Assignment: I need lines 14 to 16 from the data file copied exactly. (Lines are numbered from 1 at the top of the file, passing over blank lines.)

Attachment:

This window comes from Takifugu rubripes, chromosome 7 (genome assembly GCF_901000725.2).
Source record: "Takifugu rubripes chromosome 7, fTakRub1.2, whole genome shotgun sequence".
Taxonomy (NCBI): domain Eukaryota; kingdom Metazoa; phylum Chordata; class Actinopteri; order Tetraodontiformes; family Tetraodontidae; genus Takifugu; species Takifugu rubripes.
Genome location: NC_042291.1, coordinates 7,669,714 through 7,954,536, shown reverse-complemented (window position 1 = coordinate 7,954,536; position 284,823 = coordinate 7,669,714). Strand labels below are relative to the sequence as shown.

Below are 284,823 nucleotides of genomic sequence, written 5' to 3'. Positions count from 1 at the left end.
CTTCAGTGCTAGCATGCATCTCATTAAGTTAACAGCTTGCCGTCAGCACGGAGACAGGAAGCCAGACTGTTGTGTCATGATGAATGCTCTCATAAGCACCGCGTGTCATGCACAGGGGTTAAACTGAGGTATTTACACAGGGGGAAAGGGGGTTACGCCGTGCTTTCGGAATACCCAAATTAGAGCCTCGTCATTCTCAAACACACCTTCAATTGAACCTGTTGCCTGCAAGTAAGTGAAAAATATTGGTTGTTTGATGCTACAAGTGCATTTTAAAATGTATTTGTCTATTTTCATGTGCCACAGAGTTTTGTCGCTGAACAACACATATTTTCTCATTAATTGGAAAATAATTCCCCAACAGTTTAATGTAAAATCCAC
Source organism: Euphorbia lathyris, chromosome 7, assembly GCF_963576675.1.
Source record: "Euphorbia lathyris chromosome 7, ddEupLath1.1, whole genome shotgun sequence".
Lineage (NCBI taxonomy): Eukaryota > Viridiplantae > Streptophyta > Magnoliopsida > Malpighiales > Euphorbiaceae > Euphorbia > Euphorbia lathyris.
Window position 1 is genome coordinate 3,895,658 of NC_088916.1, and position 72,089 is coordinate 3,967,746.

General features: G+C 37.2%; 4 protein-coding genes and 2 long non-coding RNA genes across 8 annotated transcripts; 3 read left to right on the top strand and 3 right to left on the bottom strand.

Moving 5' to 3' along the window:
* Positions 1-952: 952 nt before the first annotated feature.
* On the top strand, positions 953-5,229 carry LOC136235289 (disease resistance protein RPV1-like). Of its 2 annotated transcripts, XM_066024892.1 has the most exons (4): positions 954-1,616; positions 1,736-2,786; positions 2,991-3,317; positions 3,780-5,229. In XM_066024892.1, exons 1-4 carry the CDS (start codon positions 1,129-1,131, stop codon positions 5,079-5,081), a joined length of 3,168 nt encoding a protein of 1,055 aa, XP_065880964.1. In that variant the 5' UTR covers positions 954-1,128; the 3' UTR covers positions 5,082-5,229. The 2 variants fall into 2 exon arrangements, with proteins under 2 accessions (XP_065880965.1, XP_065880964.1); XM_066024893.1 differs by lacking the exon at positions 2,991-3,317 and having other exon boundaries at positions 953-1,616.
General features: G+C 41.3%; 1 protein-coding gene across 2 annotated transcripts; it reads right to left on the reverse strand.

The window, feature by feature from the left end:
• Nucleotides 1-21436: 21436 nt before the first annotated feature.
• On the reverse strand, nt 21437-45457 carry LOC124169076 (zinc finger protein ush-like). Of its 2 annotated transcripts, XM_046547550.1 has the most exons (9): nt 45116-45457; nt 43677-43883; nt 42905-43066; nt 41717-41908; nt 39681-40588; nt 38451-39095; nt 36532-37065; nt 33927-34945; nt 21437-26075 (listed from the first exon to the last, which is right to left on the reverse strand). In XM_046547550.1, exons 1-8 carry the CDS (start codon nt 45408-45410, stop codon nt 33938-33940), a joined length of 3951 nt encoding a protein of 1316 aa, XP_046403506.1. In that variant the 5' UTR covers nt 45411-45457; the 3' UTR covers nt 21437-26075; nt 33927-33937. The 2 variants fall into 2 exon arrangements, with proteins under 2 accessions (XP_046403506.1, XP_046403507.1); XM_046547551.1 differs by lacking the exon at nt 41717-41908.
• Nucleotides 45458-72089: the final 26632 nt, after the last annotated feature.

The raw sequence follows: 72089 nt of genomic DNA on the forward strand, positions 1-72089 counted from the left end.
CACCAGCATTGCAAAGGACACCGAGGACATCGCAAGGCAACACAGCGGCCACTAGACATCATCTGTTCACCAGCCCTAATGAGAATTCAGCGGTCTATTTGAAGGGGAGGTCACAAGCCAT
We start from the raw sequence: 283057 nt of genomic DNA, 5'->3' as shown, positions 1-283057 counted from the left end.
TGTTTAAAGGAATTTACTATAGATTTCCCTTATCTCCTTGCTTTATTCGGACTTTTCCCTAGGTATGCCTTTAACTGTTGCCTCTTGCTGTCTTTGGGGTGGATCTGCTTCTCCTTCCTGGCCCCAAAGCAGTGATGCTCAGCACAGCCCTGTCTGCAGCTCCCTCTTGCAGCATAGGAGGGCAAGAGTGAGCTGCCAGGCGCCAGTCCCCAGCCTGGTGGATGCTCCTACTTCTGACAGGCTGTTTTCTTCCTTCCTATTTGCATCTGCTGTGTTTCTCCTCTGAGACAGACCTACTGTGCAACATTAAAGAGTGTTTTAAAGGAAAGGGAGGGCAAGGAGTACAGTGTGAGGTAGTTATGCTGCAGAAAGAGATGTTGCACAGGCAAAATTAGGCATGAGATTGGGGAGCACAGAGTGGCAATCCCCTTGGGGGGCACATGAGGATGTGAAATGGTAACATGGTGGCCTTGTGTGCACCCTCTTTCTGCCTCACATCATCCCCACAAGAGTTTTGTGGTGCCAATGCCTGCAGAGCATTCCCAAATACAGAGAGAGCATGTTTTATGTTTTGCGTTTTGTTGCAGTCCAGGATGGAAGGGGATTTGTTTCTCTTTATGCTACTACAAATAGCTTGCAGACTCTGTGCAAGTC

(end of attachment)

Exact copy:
* On the top strand, positions 953-5,229 carry LOC136235289 (disease resistance protein RPV1-like). Of its 2 annotated transcripts, XM_066024892.1 has the most exons (4): positions 954-1,616; positions 1,736-2,786; positions 2,991-3,317; positions 3,780-5,229. In XM_066024892.1, exons 1-4 carry the CDS (start codon positions 1,129-1,131, stop codon positions 5,079-5,081), a joined length of 3,168 nt encoding a protein of 1,055 aa, XP_065880964.1. In that variant the 5' UTR covers positions 954-1,128; the 3' UTR covers positions 5,082-5,229. The 2 variants fall into 2 exon arrangements, with proteins under 2 accessions (XP_065880965.1, XP_065880964.1); XM_066024893.1 differs by lacking the exon at positions 2,991-3,317 and having other exon boundaries at positions 953-1,616.
General features: G+C 41.3%; 1 protein-coding gene across 2 annotated transcripts; it reads right to left on the reverse strand.

The window, feature by feature from the left end: